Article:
This month I’m bidding farewell to the Cloister Garden at the Museum of the Order of St John in Clerkenwell which I’ve had responsibility for maintaining since 2019. So, one day back in June, I visited the garden with my camera to reflect on the space and the important role it plays in this part of London, where accessible green space can be hard to find.
Entered through an archway on the east side of St John’s Square, the garden is sheltered by walls on all sides, including that of St John’s Priory Church. These walls, together with two enormous plane trees in the churchyard, seem to absorb much of the thundering traffic noise from nearby Clerkenwell Road and establish the garden’s atmosphere of tranquility.
The Priory in Clerkenwell was set up in the 1140s as the English base for the Order of St John. This medieval military Order, also known as the Knights Hospitaller, had its headquarters in Jerusalem, where members provided care for the sick and wounded. Today the Order of St John is best known for the health organisations it continues to run, including the St John Ambulance.
The garden is a paved space and with its formal, symmetrical layout is somewhat reminiscent of a paradise garden, with a series of pathways and narrow beds creating four main areas surrounded by fragrant plants. Developed centuries ago in Iran, this style of Islamic ‘fourfold’ garden, or chaharbagh, became popular in Asia and the Mediterranean.
Western travellers, such as the Knights Hospitaller would have encountered gardens in this style, and over time some elements found their way into European garden design. Water was an essential feature of paradise gardens, and at one time there was a pool at the centre of the Cloister Garden, now replaced with a mature olive tree forming a dramatic central focus. Visitors can still experience the sound of running water, however, from a small fountain located on the north wall of the garden.
Designed by Alison Wear in 2011, the planting uses medicinal herbs like rosemary, lavender, and wormwood, alluding to the medical traditions of the Order of St John, which cultivated these plants for their healing properties. As well as these, Wear has included modern decorative perennial plants like Geranium ‘Rozanne’, Geranium ‘Brookside’, oriental poppies and crocosmia for their succession of attractive flowers. The space also serves as a memorial garden for St John’s Ambulance members associated with the site, whose names are remembered on the walls of the cloister on the east side of the garden and by roses planted in the adjacent raised beds.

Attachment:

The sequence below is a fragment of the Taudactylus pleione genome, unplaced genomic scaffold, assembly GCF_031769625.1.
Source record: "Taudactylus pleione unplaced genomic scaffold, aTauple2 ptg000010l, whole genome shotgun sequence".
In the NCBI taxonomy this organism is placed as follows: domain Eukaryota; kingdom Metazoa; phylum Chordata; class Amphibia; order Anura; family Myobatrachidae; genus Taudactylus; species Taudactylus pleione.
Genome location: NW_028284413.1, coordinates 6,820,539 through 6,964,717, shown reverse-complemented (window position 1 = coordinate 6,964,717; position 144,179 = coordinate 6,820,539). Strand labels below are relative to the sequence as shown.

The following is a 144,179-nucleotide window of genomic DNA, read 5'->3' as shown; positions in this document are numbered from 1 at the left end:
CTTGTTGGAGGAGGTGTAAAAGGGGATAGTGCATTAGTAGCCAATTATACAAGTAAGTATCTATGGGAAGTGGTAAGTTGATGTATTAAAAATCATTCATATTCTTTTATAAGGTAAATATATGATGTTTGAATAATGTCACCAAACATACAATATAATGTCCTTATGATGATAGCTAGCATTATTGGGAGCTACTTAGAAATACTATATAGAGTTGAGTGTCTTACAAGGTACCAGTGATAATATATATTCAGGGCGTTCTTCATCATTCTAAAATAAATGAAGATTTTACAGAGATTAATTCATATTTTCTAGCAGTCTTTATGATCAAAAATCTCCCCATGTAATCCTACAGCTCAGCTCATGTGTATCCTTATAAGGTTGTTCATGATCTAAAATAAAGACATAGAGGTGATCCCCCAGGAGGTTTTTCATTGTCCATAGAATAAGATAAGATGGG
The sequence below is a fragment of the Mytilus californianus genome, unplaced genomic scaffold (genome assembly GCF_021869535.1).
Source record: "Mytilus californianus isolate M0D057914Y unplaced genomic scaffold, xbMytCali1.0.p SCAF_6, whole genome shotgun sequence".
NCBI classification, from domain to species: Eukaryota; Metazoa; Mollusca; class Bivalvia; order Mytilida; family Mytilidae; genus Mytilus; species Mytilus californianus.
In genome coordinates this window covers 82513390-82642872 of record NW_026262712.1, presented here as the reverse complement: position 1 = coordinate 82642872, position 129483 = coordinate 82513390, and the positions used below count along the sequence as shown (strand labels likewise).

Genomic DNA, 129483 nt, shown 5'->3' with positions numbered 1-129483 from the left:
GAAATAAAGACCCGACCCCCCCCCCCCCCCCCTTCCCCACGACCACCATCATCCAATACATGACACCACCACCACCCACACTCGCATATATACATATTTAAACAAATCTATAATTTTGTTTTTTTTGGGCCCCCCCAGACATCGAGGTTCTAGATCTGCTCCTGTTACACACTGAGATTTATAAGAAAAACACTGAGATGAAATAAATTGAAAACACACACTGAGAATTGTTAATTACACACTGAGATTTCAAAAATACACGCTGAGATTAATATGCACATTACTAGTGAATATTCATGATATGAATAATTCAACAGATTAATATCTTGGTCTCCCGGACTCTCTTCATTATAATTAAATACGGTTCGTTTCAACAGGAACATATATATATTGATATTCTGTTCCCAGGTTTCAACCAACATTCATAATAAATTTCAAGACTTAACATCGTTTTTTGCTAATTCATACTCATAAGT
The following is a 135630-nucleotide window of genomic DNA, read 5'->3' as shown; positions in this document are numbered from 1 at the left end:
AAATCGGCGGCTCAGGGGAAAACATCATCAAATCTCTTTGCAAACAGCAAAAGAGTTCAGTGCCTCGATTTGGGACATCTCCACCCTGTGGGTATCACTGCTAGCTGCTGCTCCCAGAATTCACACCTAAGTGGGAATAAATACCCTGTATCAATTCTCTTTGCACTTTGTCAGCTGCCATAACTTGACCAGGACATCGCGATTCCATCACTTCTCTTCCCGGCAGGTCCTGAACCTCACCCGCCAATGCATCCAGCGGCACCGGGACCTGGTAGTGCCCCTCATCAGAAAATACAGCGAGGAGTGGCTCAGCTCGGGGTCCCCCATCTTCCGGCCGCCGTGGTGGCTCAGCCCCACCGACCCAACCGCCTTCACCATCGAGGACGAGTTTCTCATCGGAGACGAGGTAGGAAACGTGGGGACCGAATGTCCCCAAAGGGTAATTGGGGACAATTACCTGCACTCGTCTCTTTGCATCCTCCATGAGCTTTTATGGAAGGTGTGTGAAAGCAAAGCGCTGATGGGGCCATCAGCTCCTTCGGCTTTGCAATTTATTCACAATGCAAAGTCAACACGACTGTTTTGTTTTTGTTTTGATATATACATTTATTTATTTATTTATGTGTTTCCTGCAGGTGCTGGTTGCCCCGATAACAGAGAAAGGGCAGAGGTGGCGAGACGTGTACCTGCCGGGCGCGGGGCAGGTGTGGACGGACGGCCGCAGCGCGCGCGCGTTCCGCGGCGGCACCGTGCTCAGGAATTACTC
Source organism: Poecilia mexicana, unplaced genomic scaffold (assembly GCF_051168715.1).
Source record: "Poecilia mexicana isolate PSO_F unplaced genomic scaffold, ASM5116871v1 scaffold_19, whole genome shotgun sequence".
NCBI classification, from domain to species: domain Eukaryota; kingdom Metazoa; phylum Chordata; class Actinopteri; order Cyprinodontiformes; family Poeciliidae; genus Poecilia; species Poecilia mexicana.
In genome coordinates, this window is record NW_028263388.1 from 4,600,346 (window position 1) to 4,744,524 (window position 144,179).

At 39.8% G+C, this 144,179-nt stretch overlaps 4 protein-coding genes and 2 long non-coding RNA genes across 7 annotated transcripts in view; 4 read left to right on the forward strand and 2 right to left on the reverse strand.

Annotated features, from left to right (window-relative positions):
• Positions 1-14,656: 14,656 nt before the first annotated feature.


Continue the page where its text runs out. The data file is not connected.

Much of the planting is quite low, so that in places visitors can step over the beds conveniently, as well as using the pathways. This aspect of Wear’s design encourages people to slow down, adding to the sense of calm in the space, and seating is provided for those who wish to stay a while. Once seated in the garden, the low planting immediately feels taller, and more immersive, while the formal lines appear looser, especially when looking diagonally across the space.
Our increasingly hot summers in London have been harsh on some of the capital’s gardens, but the Cloister Garden, having a high proportion of plants that come from the Mediterranean region, tolerates the heat well. Indeed, herbs like oregano, hyssop, myrtle and sage, as well as the twin bay trees seem to relish these conditions. The 200 year olive tree, brought here from Jerusalem some years ago, also thrives. While not designed specifically as a wildlife garden, flowers like lavender attract a range of bees and other insects, and birds are regular visitors, especially when the garden is empty of people.
During my maintenance visits, it’s been abundantly clear how much the garden is appreciated by visitors; whether they are local residents, tourists or those who work locally and come to enjoy the outdoor space at lunchtime. Some people have told me that being in the space, even briefly, helps improve their sense of wellbeing. Some like to spend ten minutes of quiet before a long day at the office, while others bring the office to the garden and have their work meetings here. It’s interesting to see how visitors move the lightweight café tables and chairs around to suit the size of their group, or their preference for sun or shade.
One frequent visitor would still come in the early morning to read his book, even in the pouring rain, when he would take shelter underneath a huge golf umbrella. Rachel Job from the Museum told me about a visitor from Puglia who was visibly moved by the health of the garden’s olive tree, as the olive groves in his part of Italy had been ravaged in recent years by Xyella, a bacterial infection. Another local woman would regularly ask after the resident robin that liked to search for food scraps in the garden.
I hope next time you find yourself in Clerkenwell you’ll take a few minutes to visit the Cloister Garden for a moment’s respite from the clamour of London. The Museum of the Order of St John is located at St John’s Gate and hosts exhibitions relating to the long and rich history of the Order. The garden is generally open – closing occasionally for events and workshops – details of opening hours here and more links below:
The history of the Order of St John – Museum website here
The Order of St John Wikipedia page here
Penelope Hobhouse’s Gardening Through the Ages Simon & Schuster (1992)
Article by Andrew Kershman (showing how much the olive tree has grown since 2016) here
RHS on Xyella fastidiosa here
Thank you Sian for looking after the beautiful garden. I had the pleasure of sitting in the tranquil garden before the Presidents conference as my train arrived early. The olive tree has a special meaning for me as love the expressive trunks as I’ve seen many whilst travelling the Greek islands. I was also in the Muristan garden in May with the Fellowship and saw the Tree of Hope and the swifts.
Thank you again and good luck for your future